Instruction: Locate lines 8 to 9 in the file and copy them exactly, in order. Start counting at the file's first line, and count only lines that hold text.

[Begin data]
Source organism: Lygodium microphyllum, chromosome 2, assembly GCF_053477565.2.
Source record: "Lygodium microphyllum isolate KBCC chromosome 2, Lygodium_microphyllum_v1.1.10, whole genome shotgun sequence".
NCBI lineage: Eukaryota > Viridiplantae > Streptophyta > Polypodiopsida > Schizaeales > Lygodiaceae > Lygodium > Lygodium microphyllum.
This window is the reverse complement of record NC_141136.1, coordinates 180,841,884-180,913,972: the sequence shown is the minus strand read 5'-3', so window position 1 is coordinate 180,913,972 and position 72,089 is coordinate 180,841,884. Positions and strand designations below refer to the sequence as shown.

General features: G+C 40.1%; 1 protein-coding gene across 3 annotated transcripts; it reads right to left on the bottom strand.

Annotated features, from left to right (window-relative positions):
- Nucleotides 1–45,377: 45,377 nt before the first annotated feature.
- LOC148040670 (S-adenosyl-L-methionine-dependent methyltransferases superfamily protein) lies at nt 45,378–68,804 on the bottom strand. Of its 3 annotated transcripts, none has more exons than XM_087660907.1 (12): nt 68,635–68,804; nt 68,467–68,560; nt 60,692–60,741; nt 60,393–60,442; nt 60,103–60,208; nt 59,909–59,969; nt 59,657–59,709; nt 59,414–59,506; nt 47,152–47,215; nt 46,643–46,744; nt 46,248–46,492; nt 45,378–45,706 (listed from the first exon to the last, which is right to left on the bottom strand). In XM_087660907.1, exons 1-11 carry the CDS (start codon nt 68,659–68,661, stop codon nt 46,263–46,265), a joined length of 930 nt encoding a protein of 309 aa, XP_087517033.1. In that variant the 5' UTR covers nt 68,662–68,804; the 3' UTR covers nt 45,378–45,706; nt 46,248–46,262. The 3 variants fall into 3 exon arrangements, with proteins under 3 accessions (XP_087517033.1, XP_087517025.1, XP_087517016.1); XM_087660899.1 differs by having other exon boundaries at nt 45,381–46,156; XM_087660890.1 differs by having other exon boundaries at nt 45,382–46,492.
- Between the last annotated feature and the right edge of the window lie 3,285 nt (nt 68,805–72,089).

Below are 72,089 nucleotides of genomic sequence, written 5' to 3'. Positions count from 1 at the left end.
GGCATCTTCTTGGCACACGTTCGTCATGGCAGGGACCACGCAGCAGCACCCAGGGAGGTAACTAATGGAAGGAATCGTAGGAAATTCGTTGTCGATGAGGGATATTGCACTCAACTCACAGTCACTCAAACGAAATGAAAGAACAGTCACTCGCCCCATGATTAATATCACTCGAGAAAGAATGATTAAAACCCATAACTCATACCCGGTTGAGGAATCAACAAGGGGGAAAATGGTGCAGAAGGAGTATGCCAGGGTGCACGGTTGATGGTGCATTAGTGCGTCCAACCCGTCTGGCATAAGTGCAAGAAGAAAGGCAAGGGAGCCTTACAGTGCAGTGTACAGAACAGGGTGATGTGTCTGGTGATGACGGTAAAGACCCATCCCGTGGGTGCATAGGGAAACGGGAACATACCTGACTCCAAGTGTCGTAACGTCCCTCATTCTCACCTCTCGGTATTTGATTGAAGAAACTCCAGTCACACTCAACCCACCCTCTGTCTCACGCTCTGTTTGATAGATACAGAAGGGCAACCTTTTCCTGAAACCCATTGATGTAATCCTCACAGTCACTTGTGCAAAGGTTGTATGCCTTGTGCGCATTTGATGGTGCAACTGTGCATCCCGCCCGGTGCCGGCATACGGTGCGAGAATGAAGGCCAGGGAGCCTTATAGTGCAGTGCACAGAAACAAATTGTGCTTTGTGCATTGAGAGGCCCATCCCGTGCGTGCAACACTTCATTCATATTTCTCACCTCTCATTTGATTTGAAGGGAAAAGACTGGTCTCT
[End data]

- LOC148040670 (S-adenosyl-L-methionine-dependent methyltransferases superfamily protein) lies at nt 45,378–68,804 on the bottom strand. Of its 3 annotated transcripts, none has more exons than XM_087660907.1 (12): nt 68,635–68,804; nt 68,467–68,560; nt 60,692–60,741; nt 60,393–60,442; nt 60,103–60,208; nt 59,909–59,969; nt 59,657–59,709; nt 59,414–59,506; nt 47,152–47,215; nt 46,643–46,744; nt 46,248–46,492; nt 45,378–45,706 (listed from the first exon to the last, which is right to left on the bottom strand). In XM_087660907.1, exons 1-11 carry the CDS (start codon nt 68,659–68,661, stop codon nt 46,263–46,265), a joined length of 930 nt encoding a protein of 309 aa, XP_087517033.1. In that variant the 5' UTR covers nt 68,662–68,804; the 3' UTR covers nt 45,378–45,706; nt 46,248–46,262. The 3 variants fall into 3 exon arrangements, with proteins under 3 accessions (XP_087517033.1, XP_087517025.1, XP_087517016.1); XM_087660899.1 differs by having other exon boundaries at nt 45,381–46,156; XM_087660890.1 differs by having other exon boundaries at nt 45,382–46,492.
- Between the last annotated feature and the right edge of the window lie 3,285 nt (nt 68,805–72,089).